Field Experiments in Class Size from the Early Twentieth Century

Journal of Economic Perspectives, Vol. 23, No. 4, pp. 211-230, 2010

28 Pages Posted: 27 Oct 2011

See all articles by Jonah E. Rockoff

Jonah E. Rockoff

Columbia Business School - Finance and Economics; National Bureau of Economic Research (NBER)

Date Written: 2009

Abstract

In this essay, I provide an overview of the scope and breadth of the field experiments in class size conducted prior to World War II, the motivations behind them, and how their experimental designs were crafted to deal with perceived sources of bias. I conclude with a discussion of how one might interpret the findings of these early experimental results alongside more recent research, and how research on class size has shifted towards using instrumental variables rather than field experiments to address the class size issue empirically.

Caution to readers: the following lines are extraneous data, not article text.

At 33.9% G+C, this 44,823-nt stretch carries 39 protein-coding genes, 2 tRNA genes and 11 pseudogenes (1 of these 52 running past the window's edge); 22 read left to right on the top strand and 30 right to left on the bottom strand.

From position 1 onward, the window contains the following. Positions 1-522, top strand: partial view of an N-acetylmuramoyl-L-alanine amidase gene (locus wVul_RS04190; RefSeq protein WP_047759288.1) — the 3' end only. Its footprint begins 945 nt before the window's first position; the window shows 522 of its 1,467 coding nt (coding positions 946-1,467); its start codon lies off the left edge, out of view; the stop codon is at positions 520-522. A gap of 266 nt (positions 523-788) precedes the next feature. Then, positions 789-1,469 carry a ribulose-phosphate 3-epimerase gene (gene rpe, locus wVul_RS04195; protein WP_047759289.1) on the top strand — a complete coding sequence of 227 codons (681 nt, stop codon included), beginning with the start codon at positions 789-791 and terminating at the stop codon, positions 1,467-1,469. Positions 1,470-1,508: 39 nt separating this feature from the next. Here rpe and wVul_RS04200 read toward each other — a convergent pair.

Suggested Citation

Rockoff, Jonah E., Field Experiments in Class Size from the Early Twentieth Century (2009). Journal of Economic Perspectives, Vol. 23, No. 4, pp. 211-230, 2010, Available at SSRN: https://ssrn.com/abstract=1949346

Jonah E. Rockoff (Contact Author)

Columbia Business School - Finance and Economics ( email )

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New York, NY 10027
United States

National Bureau of Economic Research (NBER) ( email )

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United States

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